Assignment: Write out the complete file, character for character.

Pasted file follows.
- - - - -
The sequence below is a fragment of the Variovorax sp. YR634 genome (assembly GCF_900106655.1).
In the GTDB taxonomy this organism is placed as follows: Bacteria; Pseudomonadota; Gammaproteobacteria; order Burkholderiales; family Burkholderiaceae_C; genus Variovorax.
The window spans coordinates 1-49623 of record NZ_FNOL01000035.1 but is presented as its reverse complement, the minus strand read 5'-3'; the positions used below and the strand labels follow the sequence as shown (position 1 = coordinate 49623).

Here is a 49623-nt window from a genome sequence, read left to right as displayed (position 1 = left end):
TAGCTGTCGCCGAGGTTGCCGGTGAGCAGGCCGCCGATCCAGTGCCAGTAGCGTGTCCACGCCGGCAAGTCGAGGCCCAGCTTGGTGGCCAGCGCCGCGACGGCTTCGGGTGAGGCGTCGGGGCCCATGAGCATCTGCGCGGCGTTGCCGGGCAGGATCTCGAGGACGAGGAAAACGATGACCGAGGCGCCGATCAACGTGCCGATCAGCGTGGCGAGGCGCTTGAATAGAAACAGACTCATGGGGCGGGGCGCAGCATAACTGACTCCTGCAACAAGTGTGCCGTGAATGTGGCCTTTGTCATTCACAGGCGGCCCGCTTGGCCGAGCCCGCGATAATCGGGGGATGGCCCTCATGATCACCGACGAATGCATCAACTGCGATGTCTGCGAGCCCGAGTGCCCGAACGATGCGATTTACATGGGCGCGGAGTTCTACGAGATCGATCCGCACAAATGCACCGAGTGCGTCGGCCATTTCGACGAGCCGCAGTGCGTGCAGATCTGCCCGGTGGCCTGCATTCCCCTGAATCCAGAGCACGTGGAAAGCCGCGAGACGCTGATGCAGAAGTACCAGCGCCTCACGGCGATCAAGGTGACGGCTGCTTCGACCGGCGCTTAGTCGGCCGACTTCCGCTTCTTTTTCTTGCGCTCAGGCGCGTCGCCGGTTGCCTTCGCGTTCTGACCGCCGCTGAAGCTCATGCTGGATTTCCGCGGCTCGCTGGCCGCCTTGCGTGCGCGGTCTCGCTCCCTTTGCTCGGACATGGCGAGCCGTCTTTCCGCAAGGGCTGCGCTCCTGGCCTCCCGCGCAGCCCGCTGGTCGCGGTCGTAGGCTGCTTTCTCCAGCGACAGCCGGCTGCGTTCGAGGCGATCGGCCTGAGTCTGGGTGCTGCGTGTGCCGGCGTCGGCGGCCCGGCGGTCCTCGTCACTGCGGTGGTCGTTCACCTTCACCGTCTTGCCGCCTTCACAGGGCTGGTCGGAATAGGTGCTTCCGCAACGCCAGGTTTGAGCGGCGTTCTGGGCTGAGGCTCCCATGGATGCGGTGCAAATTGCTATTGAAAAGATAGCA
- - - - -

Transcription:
The sequence below is a fragment of the Variovorax sp. YR634 genome (assembly GCF_900106655.1).
In the GTDB taxonomy this organism is placed as follows: Bacteria; Pseudomonadota; Gammaproteobacteria; order Burkholderiales; family Burkholderiaceae_C; genus Variovorax.
The window spans coordinates 1-49623 of record NZ_FNOL01000035.1 but is presented as its reverse complement, the minus strand read 5'-3'; the positions used below and the strand labels follow the sequence as shown (position 1 = coordinate 49623).

Here is a 49623-nt window from a genome sequence, read left to right as displayed (position 1 = left end):
TAGCTGTCGCCGAGGTTGCCGGTGAGCAGGCCGCCGATCCAGTGCCAGTAGCGTGTCCACGCCGGCAAGTCGAGGCCCAGCTTGGTGGCCAGCGCCGCGACGGCTTCGGGTGAGGCGTCGGGGCCCATGAGCATCTGCGCGGCGTTGCCGGGCAGGATCTCGAGGACGAGGAAAACGATGACCGAGGCGCCGATCAACGTGCCGATCAGCGTGGCGAGGCGCTTGAATAGAAACAGACTCATGGGGCGGGGCGCAGCATAACTGACTCCTGCAACAAGTGTGCCGTGAATGTGGCCTTTGTCATTCACAGGCGGCCCGCTTGGCCGAGCCCGCGATAATCGGGGGATGGCCCTCATGATCACCGACGAATGCATCAACTGCGATGTCTGCGAGCCCGAGTGCCCGAACGATGCGATTTACATGGGCGCGGAGTTCTACGAGATCGATCCGCACAAATGCACCGAGTGCGTCGGCCATTTCGACGAGCCGCAGTGCGTGCAGATCTGCCCGGTGGCCTGCATTCCCCTGAATCCAGAGCACGTGGAAAGCCGCGAGACGCTGATGCAGAAGTACCAGCGCCTCACGGCGATCAAGGTGACGGCTGCTTCGACCGGCGCTTAGTCGGCCGACTTCCGCTTCTTTTTCTTGCGCTCAGGCGCGTCGCCGGTTGCCTTCGCGTTCTGACCGCCGCTGAAGCTCATGCTGGATTTCCGCGGCTCGCTGGCCGCCTTGCGTGCGCGGTCTCGCTCCCTTTGCTCGGACATGGCGAGCCGTCTTTCCGCAAGGGCTGCGCTCCTGGCCTCCCGCGCAGCCCGCTGGTCGCGGTCGTAGGCTGCTTTCTCCAGCGACAGCCGGCTGCGTTCGAGGCGATCGGCCTGAGTCTGGGTGCTGCGTGTGCCGGCGTCGGCGGCCCGGCGGTCCTCGTCACTGCGGTGGTCGTTCACCTTCACCGTCTTGCCGCCTTCACAGGGCTGGTCGGAATAGGTGCTTCCGCAACGCCAGGTTTGAGCGGCGTTCTGGGCTGAGGCTCCCATGGATGCGGTGCAAATTGCTATTGAAAAGATAGCA